Only one introduced species, the rainbow skink, has successfully established itself her
Click on geckos for the difference between a skink and a gecko.
DISTRIBUTION: Widespread throughout the South Island and North Island and on offshore islands. There are two main groups of skinks. The Oligosoma genusis found on the mainland and the Cyclodina genus is only found only in the North Island and offshore islands.
HABITAT: Skinks live in a wide variety of habitats ranging from coastal to high altitude. Each species has adapted to it's specific habitat. They love basking on the rocks during the day and are mostly active during the day. Many New Zealand skinks are ground dwelling with at least one species which lives in trees. Skinks which live on rocky outcrops or trees are able to climb very well, although not as well as geckos.
BREEDING: Skinks lay eggs, but all New Zealand skinks give birth to live young, this maybe due to cold-climate adaptation. There is only one New Zealand skink which lays eggs, the Egg-laying skink, which is found on islands off the northern North Island. Skinks usually give birth to 2-5 young, but some will have up to 10 at a time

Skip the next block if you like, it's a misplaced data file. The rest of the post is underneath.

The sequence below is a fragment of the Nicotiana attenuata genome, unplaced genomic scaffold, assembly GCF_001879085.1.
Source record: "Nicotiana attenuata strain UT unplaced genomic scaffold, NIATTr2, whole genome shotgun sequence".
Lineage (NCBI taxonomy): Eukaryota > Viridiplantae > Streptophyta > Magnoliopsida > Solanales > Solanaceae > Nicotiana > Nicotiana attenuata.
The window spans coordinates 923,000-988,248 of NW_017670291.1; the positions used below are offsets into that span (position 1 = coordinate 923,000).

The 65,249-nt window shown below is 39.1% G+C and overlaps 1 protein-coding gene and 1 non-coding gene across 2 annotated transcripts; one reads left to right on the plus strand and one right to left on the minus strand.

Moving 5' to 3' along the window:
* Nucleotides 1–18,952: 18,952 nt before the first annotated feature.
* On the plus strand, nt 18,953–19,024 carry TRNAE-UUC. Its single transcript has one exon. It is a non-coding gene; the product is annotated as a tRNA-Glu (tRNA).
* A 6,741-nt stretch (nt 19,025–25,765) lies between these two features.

FOOD: Mostly small insects and spiders, but a varied diet of berries and flower nectar is occasionally consumed.
GENERAL: Skinks can regrow a lost tail. They are good swimmers as well as having a good sense of smell, hearing and sight.
THREATS: Predators and habitat loss
LIST OF RARE SKINKS -
ALBORN SKINK - discovered in the 1990s and has been rarely detected since. less than 20 individuals detected
BARRIER SKINK - only from alpine habitats at three sites in the south-western SI
BURGAN SKINK - whole populations of this threatened skink have been lost since the 1980s – probably one two viable populations persist
CHESTERFIELD SKINK - this species of skink is confined to a narrow strip of coastal habitat 150 – 200 individuals
CHEVRON SKINK - one of NZ rarest and most secretive lizards
COBBLE SKINK - discovered in 2007 at a tiny beach near Westport population 36 individuals
GRAND AND OTAGO SKINKS - both unique to Otago and are two of NZ rarest reptiles
ORNATE SKINK - populations in gradual decline
SINBAD SKINK - only found in an alpine habitat in Fiordland
STRIPED SKINK - one of NZ least known and rarely seen lizards
TE KAKAHU- skink only known to live in one small area in Chalky Inlet, Fiordland
WHIRINAKI SKINK - only found in a small area at Bream Head – population unknown but less than 1 hectare of occupied habitat
WHITE-BELLIED SKINK - was only discovered in 2004 already in a critical state. Less than 250 individuals